The tax code is broken. It is a burden to taxpayers who must comply with over 70,000 pages of provisions and regulations. Each year, families and small businesses find themselves collectively spending more than six billion hours and $160 billion dollars to file their taxes. This is an unnecessary drag on our economy and robs taxpayers of time better spent with their family and growing their business.–Rep. Tom Reed
Tom neglects to mention that the tax code was constructed by Congress; each provision or loophole serves or served someone’s interest. The tax code is complex because not everyone’s situation is comparable–some demand or deserve special consideration.
There are so many special loopholes and special rules that roughly 90 percent of taxpayers must use either special software or paid professionals to help navigate and prepare their tax return.
Focusing on the cost and bother of filing a tax return, Tom distracts readers from the larger question–how much tax revenue is needed, on whom does the burden fall, and who will be shortchanged if revenue is inadequate?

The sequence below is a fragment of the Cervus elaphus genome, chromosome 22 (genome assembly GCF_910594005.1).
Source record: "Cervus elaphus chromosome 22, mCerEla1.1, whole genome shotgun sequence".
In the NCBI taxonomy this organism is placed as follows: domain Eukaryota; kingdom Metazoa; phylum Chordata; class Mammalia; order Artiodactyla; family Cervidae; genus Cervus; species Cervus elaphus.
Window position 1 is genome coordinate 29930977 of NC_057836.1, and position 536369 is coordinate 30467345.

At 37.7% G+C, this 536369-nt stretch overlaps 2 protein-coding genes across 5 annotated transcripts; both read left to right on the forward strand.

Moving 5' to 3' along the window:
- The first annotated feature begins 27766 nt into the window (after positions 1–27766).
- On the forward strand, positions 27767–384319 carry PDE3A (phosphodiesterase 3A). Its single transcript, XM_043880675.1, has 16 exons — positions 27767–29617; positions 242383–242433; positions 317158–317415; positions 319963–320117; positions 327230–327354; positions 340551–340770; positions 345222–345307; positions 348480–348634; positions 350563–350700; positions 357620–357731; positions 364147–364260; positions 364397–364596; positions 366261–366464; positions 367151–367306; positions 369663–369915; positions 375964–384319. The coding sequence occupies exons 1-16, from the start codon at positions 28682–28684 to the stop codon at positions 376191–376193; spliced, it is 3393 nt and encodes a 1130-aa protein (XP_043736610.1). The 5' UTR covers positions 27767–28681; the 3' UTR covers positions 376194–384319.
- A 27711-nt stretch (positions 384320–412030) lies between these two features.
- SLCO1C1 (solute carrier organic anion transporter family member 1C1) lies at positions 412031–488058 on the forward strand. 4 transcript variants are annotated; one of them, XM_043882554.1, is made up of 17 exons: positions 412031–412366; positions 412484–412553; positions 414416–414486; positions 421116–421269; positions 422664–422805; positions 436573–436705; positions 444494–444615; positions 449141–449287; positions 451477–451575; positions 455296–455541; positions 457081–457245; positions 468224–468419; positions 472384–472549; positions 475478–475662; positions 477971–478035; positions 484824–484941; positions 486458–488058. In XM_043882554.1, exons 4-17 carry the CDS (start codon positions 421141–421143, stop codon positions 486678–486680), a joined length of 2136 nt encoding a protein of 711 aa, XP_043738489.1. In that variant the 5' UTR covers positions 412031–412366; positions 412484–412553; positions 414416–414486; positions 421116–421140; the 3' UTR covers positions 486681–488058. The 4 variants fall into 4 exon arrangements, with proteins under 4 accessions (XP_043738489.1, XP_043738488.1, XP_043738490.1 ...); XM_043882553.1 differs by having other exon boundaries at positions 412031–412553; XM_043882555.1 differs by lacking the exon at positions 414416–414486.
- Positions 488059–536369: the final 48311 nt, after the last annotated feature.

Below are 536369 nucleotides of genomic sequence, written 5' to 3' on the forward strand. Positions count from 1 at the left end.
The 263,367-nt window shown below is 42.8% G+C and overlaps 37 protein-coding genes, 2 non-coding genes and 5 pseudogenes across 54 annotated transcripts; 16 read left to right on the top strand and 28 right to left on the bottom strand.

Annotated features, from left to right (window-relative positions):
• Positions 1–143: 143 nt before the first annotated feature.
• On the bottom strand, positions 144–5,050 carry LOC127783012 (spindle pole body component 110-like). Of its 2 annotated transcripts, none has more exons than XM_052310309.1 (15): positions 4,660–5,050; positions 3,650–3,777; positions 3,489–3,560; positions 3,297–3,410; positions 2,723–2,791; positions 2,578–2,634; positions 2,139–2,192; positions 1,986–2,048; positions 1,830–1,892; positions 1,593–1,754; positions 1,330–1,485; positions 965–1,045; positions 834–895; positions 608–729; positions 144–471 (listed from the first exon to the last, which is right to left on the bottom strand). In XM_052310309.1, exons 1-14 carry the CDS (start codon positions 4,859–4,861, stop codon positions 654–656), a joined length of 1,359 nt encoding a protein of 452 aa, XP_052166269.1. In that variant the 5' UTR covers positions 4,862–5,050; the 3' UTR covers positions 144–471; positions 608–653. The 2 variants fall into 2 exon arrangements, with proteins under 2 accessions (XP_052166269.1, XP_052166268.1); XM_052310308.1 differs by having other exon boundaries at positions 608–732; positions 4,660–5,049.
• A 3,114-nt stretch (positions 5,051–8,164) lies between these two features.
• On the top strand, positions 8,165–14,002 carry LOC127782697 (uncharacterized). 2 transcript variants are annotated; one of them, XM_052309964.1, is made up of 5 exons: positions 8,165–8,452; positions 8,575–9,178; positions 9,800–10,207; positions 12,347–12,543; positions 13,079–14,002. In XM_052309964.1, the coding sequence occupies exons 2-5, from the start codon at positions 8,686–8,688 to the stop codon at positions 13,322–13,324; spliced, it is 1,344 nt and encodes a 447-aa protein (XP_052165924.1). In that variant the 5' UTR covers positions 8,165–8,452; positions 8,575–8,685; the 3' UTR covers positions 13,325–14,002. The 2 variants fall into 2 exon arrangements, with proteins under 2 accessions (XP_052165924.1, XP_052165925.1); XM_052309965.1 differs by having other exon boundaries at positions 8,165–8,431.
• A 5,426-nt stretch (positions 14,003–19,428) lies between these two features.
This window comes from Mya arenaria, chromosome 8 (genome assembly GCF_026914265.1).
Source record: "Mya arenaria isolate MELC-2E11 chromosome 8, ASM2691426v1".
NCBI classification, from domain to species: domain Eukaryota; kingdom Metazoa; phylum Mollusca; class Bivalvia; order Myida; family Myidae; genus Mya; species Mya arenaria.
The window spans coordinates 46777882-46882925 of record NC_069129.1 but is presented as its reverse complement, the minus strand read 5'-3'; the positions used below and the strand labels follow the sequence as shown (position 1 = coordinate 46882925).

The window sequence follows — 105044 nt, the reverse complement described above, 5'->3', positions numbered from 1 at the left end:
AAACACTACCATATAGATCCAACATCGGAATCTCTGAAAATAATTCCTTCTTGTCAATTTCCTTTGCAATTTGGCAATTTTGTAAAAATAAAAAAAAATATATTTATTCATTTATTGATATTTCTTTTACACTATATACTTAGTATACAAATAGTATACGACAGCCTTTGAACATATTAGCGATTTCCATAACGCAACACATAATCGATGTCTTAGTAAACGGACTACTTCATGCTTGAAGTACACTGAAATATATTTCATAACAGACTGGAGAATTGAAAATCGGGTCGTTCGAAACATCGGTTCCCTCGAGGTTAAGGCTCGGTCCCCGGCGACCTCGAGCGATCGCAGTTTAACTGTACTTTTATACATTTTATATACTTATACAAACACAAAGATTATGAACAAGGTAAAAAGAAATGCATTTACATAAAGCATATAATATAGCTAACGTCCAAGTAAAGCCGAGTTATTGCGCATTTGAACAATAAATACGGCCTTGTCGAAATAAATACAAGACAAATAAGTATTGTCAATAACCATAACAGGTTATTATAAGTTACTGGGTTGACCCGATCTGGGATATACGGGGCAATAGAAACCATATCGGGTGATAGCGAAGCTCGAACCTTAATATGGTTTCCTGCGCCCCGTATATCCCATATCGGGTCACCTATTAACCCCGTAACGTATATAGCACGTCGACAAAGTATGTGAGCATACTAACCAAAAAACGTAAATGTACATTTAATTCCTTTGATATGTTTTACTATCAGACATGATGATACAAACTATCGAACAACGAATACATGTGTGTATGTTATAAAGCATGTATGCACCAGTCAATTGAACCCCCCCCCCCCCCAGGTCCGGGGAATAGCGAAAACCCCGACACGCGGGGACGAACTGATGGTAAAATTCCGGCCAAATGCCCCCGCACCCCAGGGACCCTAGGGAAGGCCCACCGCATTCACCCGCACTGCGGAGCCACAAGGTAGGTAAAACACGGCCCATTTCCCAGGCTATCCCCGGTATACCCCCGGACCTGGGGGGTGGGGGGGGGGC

Over the last two decades, other countries have aggressively modernized and simplified their own tax systems. Today, the United States has the highest corporate tax rate in the industrialized world, making it harder for U.S. companies to grow and compete in the global economy. Comprehensive tax reform would foster the right climate to invest and create jobs in America instead of shipping those jobs overseas.
There he goes again, complaining about high corporate tax rates without noting that the effective rate is much lower. There is also the false promise that lower taxes for corporations would create jobs–the discredited trickle down theory.
On the Ways and Means Committee, we are committed to common sense, comprehensive tax reform through a simpler, fairer, less costly tax code that protects taxpayers – not special interests.
Common sense, comprehensive, simpler, and fairer are buzz words, not concrete proposals. All sound good; all likely mask shifting the necessary burden of taxation from the rich to the rest.
© William Hungerford – December 2014